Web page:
MANAGING YOUR SLEEP HYGIENE

If you woke up feeling lethargic this morning, you’re not alone. More than one in three Americans report not getting enough sleep, which is defined as at least seven hours a night, according to the Centers for Disease Control and Prevention. Worse yet, if your sleep is interrupted, it leads to poorer quality sleep. Thirty-five percent of Americans report their sleep quality as “poor” or “only fair,” while 20 percent of Americans said that they did not wake up feeling refreshed on any of the past seven days even though they slept the recommended hours.

Common reasons for lack of and poor quality sleep include: busy schedules, stress, diet or chronic pain. The latter might be one of the reasons you’re visiting a doctor of chiropractic. The good news is that apart from helping treat chronic pain, your chiropractic care may also help improve quality of sleep. In a 2017 study published in SPINE, based on a nationwide survey, 42 percent of chiropractic patients reported improved sleep quality as an additional care benefit, while more than 40 percent said it reduced stress and helped them relax.

Chiropractic care improves the quality of your health, but improving the quality and quantity of sleep requires other steps, as well. These good sleep habits include:

  • Practice good sleep hygiene. Avoid caffeine and big meals before bed and ensure your bedroom is a calm, relaxing environment. That means dimming or shutting off screens an hour before bed and keeping the room dark and cool during sleep. Trying to maintain a consistent sleep-wake cycle throughout the week is also a good habit.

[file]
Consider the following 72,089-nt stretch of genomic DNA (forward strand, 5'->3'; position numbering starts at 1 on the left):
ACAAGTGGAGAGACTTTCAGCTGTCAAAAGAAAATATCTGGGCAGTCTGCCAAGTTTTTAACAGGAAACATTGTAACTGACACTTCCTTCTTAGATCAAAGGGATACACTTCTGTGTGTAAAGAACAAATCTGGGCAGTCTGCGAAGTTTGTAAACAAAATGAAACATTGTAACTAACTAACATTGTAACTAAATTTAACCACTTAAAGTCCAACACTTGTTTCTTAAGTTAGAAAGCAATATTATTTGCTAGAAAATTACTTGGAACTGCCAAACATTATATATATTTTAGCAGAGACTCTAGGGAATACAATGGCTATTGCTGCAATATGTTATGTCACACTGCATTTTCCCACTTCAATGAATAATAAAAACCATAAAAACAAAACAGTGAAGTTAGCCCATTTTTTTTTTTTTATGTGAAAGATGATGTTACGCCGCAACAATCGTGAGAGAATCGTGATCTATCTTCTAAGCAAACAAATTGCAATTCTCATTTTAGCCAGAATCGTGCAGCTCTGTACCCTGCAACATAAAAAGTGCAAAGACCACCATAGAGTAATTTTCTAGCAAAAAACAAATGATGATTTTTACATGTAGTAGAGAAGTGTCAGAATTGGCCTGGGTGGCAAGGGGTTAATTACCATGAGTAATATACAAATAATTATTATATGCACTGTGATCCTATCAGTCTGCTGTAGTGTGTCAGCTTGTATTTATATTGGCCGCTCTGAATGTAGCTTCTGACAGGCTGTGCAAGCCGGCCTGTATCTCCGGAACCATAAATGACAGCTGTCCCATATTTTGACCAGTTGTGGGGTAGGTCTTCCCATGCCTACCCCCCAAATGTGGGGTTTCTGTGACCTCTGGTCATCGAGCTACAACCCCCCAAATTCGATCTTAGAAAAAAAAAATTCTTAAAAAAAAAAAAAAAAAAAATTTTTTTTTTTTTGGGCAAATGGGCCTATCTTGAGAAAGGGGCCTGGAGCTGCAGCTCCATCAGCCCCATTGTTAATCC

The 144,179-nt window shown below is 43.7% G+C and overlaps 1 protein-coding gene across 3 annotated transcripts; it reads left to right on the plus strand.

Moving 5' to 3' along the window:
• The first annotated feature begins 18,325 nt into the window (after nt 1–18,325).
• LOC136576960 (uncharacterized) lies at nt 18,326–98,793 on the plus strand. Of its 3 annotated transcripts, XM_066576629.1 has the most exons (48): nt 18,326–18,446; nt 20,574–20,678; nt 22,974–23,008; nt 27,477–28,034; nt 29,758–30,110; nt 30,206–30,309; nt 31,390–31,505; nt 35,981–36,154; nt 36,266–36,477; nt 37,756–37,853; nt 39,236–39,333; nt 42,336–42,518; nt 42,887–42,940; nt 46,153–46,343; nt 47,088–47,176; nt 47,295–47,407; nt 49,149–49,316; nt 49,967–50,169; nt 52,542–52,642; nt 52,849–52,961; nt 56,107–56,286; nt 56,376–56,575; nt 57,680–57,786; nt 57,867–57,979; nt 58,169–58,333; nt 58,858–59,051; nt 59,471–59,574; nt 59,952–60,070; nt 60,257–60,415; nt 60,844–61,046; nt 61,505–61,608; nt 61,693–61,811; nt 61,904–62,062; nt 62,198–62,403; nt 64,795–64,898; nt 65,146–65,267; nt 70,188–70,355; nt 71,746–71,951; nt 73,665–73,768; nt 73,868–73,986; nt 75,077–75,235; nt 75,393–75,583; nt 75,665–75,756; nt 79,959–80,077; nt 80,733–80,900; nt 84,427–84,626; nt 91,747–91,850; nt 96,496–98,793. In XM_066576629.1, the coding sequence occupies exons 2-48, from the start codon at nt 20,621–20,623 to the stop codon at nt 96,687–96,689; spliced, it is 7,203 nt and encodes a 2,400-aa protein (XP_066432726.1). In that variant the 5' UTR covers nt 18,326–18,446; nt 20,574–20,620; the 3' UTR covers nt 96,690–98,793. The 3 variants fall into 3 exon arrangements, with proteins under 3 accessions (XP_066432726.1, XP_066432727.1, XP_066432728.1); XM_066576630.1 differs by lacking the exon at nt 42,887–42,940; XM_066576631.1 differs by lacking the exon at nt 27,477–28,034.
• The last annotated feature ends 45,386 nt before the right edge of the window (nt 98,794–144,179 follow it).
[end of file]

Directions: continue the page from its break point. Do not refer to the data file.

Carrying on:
• Use a firm mattress. Spine experts agree that a firm mattress is typically better than soft. A foam mattress is also preferred because innerspring mattresses can create pressure points at the back of your head, shoulder blades, tailbone and heels.

  • Sleep position matters. Sleeping on your back or side with supportive pillows is best for healthy posture and to avoid the back and neck pain that leads to interrupted sleep. The neck should be in a neutral position and supported by a pillow that fills the space between your neck and the mattress. Another pillow under your knees maintains the natural curve of your back.

  • Side sleeping can come with an unwanted twist. Do your best to avoid the twist at the hips and waist while sleeping on your side. Your knees should be slightly bent and a comfortable, small pillow between the knees can help avoid strain or stress in your lower back.

  • Avoid stomach sleeping. This position flattens the natural curve of the spine, which puts pressure on the joints and muscles and causes strain on your neck. If you must sleep on your stomach, place a pillow under your pelvis and lower abdomen and a thin pillow under your head.

By following these simple tips, along with regular chiropractic care, you’ll be well on your way to deep, restful sleep at night.